Finally, to exhaust my supply of Nevada-related humor, does anybody know how the Reno Sheriff’s Department will vote?

  3. Oliphant mentions Yucca Mountain toward the end of his piece, but it’s almost as an afterthought; I think it’s probably a bigger deal than that. How much of Badnarik’s showing in Nevada can be attributed to Bush’s support of Yucca Mountain?

    P.S. Does Badnarik spell his name in more than one way?

  4. I always found it odd in Idaho that libertarians didn’t do better than they did. The “Leave Me Alone” fervor is even stronger there, and distrust of government is quite normal (even among the non-separatists).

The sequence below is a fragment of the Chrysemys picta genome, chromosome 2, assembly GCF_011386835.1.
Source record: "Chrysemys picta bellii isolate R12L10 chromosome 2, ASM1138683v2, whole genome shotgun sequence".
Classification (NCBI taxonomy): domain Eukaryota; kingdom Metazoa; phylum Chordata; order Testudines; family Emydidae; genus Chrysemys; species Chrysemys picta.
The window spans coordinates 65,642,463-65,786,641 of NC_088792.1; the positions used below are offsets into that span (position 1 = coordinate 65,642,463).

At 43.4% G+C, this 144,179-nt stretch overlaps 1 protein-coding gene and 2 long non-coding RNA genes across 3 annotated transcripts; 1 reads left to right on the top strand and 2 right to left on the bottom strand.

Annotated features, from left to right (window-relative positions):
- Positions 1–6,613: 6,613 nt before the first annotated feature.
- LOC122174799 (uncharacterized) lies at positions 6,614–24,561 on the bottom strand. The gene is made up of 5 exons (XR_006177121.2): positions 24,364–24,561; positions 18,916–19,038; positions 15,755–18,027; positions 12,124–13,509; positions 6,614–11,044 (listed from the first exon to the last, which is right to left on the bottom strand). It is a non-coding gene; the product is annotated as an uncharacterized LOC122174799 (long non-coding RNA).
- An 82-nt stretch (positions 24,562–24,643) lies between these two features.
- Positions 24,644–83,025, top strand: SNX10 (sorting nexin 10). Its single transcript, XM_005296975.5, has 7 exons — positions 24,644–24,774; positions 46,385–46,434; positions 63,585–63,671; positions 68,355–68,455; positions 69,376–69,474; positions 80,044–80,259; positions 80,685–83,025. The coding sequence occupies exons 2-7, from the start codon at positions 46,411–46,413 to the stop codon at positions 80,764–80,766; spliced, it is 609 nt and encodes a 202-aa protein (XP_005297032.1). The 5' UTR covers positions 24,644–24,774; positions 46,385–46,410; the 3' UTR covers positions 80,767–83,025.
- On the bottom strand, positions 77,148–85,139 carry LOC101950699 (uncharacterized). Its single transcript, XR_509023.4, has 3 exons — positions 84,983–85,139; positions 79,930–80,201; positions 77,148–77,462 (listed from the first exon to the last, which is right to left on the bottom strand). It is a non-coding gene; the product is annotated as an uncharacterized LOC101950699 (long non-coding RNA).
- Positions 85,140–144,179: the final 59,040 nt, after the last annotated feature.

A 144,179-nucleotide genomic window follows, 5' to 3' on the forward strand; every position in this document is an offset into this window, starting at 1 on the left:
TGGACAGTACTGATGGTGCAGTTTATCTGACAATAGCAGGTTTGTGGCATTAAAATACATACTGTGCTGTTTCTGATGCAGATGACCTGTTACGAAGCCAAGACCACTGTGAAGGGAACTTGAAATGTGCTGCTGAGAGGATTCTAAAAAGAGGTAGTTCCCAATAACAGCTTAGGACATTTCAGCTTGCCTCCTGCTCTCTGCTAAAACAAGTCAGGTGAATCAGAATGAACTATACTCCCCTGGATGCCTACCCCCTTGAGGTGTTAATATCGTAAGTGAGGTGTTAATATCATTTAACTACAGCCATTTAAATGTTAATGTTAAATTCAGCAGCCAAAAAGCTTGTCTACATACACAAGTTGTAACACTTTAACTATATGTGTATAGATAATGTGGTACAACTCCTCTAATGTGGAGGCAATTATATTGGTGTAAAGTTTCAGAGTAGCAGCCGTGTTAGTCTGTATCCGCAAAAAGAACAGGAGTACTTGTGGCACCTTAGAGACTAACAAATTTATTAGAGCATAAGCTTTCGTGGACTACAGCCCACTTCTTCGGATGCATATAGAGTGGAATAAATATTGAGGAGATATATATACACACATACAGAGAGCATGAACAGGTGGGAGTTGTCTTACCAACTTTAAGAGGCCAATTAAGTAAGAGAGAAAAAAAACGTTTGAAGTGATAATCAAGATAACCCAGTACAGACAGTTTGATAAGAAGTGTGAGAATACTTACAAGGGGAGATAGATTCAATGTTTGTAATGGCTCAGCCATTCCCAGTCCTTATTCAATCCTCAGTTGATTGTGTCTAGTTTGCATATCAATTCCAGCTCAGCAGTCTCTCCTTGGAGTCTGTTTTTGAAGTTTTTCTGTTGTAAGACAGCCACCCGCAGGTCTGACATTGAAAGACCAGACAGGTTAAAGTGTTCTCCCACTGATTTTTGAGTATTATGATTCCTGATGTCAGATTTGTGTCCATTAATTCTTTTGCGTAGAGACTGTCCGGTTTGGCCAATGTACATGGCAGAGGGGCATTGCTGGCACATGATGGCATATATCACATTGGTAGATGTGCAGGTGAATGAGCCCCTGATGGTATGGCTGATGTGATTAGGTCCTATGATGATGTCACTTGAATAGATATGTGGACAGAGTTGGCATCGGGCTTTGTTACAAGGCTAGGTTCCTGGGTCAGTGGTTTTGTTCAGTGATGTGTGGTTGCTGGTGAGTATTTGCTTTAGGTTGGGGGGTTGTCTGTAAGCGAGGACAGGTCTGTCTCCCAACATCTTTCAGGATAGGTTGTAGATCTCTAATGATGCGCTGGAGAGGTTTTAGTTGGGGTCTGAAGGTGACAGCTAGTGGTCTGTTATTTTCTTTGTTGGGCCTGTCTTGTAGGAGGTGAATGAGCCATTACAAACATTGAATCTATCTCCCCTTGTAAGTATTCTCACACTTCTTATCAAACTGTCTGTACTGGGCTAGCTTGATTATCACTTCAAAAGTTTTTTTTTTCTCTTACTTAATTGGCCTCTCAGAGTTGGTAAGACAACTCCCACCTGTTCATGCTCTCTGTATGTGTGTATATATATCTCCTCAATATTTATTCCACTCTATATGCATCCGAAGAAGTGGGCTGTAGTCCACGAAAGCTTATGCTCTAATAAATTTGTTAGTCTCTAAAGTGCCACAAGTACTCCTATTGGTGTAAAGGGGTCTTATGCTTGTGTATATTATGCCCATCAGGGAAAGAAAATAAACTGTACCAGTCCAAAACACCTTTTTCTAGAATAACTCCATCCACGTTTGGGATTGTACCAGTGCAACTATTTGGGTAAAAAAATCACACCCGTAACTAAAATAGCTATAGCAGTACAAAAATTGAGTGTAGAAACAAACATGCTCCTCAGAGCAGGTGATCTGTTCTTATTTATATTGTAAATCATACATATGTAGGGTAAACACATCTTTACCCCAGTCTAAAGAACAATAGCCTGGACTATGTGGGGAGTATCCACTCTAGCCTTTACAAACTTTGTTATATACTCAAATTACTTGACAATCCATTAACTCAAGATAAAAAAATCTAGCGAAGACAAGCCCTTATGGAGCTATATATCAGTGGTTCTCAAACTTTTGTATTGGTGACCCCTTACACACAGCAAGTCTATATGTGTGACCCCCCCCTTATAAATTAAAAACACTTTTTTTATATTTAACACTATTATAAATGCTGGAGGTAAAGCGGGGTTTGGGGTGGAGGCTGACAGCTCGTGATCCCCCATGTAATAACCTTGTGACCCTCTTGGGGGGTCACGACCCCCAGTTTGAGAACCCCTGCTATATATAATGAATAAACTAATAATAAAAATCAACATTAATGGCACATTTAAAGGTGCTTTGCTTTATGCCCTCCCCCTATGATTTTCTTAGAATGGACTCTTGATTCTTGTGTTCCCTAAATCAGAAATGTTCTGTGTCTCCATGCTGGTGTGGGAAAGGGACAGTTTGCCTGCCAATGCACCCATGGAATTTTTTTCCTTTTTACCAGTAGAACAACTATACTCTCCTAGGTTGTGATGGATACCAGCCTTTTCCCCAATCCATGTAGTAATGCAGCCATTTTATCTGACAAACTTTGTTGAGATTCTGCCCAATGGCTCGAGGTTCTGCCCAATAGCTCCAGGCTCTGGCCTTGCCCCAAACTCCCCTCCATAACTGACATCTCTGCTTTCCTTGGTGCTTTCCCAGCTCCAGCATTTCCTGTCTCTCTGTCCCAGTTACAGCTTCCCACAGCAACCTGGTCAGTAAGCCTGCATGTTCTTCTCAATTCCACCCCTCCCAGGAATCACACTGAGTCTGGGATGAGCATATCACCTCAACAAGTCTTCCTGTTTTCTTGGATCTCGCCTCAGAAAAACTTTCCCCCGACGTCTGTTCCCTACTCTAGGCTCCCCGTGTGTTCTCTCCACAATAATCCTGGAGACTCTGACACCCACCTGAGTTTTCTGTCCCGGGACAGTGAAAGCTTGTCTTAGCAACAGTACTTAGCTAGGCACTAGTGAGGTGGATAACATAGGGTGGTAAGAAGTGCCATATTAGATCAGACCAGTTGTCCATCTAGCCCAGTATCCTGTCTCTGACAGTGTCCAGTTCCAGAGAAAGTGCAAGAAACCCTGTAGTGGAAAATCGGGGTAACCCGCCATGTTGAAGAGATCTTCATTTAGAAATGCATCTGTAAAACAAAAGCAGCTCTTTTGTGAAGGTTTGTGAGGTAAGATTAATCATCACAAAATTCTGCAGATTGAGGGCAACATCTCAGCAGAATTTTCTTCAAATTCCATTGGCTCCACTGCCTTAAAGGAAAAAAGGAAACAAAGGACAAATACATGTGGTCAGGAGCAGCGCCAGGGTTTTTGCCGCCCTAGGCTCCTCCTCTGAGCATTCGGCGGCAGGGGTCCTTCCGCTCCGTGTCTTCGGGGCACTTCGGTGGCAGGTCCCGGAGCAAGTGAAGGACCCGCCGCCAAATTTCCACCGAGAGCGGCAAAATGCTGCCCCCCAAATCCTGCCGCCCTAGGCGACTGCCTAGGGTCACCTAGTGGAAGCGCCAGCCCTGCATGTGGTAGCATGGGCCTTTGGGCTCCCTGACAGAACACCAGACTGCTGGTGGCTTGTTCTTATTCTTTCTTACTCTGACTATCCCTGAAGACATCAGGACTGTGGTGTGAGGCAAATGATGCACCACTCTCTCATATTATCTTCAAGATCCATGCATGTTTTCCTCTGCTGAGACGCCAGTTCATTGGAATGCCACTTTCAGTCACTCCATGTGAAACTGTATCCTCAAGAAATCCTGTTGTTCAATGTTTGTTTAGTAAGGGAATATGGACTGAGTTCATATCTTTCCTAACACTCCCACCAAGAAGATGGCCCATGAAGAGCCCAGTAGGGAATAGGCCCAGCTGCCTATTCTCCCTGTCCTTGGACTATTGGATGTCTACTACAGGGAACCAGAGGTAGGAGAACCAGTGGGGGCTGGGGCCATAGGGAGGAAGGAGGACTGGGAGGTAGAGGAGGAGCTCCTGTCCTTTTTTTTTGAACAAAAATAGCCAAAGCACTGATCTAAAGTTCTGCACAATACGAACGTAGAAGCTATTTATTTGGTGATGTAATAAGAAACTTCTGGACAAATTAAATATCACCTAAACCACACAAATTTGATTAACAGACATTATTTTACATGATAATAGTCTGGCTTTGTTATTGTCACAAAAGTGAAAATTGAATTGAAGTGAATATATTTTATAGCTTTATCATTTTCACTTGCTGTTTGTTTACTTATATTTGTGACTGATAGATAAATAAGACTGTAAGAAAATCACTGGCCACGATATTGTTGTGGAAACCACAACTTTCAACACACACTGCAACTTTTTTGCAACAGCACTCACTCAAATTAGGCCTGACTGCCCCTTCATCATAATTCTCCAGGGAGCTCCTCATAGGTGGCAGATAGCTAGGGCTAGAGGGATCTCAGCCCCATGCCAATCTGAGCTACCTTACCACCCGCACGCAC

5. lol…. good catch Ken. “Michael Badnarik: Important enough to affect the presidential election. Not important enough to get the spelling of his name checked.”

  6. “I could send Badnarik one of those “Sorry, kid, this just ain’t your year” open letters The Nation sends to Ralph Nader every election…”

    Apparently part of Badnarik’s appeal to the party rank-and-file was his response to the “wasted vote” argument.

    Badnarik argued that if someone was facing the death penalty and had a 50% chance of death-by-lethal injection, a 45% chance of death-by-hanging, and a 5% chance of escape, wouldn’t the party of Liberty opt for escape no matter how high the odds?

    This drew thunderous applause at the party convention and catapulted him past Russo and Nolan.

    I have no problem if Badnarik starts upsetting GOP calculations. Judging by some of the more condescending posts we saw here during the RNC, it seems like most GOPers think they have the libertarians in their hip pocket.